Capilano University will soon lose a literary arm, the well-respected Capilano Review magazine, to ongoing budget cuts at the educational institution.
The Capilano Review is widely respected in the Canadian arts community for its commitment to publishing avant-garde literary and visual works from emerging artists.
Celebrated Canadian painter and poet Pierre Coupey founded the now tri-annual literary magazine in 1972 at then-called Capilano College, where he was an English instructor.
Working with a shoestring budget back then - the college and its student union each contributed $500 - Coupey cobbled together TCR's inaugural issue which featured the works of Canadian literary giant George Bowering.
"In the late '60s, it was a small literary community. It was possible to know anybody who was anybody. You were able to have those connections," explained Coupey, in an interview with The News.
Early works from acclaimed Canadian authors Michael Ondaatje (The English Patient) and Order of Canada recipient Daphne Marlatt were featured in TCR.
Over the years, the magazine has evolved to include a network of programs including artists' workshops, multimedia performances and other community events.
The visual arts component, according to Coupey, lends TCR a distinction in the arts publishing arena.
"There's a great tradition here that we are speaking of," said Coupey. "The fate of the culture depends so much on the little magazines."
This past summer TCR learned it would not be receiving its annual funding grant from CapU.
Capilano Review editor Brook Houglum said that funding increased slightly on an annual basis - last year it was $85,000 - and covered the salaries of the managing editor and editor, as well as some administrative costs.
TCR's most recent operating budget is $186,315. The magazine also receives annual operating grants from the BC Arts Council, and the Canada Council for approximately $10,000 and $42,000 respectively.
"I mean, certainly the funding loss is huge for a small magazine," said Houglum.
As a result of its new financial circumstances, this summer TCR will move off the CapU campus.
In an emailed statement, CapU's vice-president of academic and provost, Richard Gale, said the university was prepared to continue to house and oversee The Review's operations, but only if they were able to cover their operating expenses, including editorial costs, staff, and overhead, through subscriptions and external sources of revenue.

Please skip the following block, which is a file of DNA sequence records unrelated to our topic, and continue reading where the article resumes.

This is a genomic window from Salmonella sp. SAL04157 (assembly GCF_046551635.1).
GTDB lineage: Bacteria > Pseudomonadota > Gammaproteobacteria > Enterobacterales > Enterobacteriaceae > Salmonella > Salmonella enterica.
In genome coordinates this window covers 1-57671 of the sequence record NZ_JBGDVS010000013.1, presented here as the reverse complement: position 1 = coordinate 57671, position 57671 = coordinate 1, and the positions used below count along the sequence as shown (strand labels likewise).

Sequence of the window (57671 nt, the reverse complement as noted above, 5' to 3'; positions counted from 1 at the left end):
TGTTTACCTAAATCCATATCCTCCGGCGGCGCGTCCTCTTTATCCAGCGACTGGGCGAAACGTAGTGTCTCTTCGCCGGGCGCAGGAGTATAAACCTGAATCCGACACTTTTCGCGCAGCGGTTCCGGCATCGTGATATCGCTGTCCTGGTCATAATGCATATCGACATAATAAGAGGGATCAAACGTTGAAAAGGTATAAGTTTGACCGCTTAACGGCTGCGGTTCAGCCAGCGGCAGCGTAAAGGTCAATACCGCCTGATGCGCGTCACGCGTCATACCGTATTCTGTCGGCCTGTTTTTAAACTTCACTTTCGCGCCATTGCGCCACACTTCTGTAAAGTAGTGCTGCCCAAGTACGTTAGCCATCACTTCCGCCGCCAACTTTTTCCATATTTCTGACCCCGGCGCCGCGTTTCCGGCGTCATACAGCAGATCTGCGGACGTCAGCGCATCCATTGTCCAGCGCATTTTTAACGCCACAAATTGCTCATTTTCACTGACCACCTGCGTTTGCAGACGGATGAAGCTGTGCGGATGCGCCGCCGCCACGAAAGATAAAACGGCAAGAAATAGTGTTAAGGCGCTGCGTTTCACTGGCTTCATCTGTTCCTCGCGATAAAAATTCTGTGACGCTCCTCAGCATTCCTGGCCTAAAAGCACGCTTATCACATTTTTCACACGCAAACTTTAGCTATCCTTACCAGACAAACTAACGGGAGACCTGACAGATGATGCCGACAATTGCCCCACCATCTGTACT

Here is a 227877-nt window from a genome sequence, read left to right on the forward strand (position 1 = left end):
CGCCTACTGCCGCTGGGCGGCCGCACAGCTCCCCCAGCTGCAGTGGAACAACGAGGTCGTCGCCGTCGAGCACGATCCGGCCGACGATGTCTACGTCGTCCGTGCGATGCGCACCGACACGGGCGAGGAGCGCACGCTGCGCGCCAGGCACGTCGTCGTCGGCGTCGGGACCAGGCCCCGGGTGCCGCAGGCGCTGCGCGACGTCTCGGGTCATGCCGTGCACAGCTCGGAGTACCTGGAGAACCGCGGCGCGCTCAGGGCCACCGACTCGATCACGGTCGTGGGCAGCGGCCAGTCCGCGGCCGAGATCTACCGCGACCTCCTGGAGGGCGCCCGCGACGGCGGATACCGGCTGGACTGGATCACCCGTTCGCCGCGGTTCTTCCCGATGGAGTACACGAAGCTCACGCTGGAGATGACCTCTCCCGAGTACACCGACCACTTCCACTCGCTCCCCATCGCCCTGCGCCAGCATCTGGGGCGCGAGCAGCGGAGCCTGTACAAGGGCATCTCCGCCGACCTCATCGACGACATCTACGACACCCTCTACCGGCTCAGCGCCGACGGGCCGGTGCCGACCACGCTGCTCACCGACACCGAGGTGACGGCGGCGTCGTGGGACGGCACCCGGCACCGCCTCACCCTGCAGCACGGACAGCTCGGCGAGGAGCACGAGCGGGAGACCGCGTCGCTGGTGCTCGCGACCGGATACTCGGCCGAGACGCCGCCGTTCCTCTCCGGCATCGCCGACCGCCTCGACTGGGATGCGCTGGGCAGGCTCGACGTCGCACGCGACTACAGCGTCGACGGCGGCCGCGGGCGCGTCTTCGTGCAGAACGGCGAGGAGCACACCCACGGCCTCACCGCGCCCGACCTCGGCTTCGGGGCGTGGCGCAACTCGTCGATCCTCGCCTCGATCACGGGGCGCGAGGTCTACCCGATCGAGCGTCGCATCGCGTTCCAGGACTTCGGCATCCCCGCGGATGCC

"The Review opted to become an independent publication, and we have been working toward that goal throughout the year," said Gale.
"Capilano University appreciates and applauds the work of the Capilano Review, and congratulates them on their Kickstarter fundraising success," he said.
For Coupey, it's more than just the money that is at stake. The magazine is also a great resource for CapU's creative writing students, offering some of them internships, he explained.
"That's where the huge loss is - it was always TCR's mandate to serve the students," he said.
But this isn't TCR's final chapter. This past fall, the magazine's editorial board and its supporters banded together to save The Review. A recent crowdfunding campaign raised $21,360 in one month.
TCR's managing editor Todd Nickel said he's blown away by the far-reaching support for the magazine, which has more than 600 regular subscribers.
"All of us are really excited for the future, especially given the amazing show of support we received from the literary arts community. I'm preparing rewards and thank-yous to send to our campaign supports throughout the Lower Mainland, to Halifax, and everywhere in-between, as well as the United States, the UK, and Germany."
TCR staff plan to seamlessly transition this summer to a new home in Vancouver, where the magazine will continue with its mandate of being a great resource of Canadian cultural history.
Jenny Penberthy, past editor and current president of the Capilano Press Society said it would be financially impossible for TCR to continue operating within the institution.
The magazine has boosted the reputation of the creative writing program, the English department and the university itself, Penberthy added.
"Writers, artists, and readers across Canada and the U.S. have expressed their dismay and incredulity that the university would want to withdraw their long-standing funding of a magazine that brings them so much credit," she stated in an email.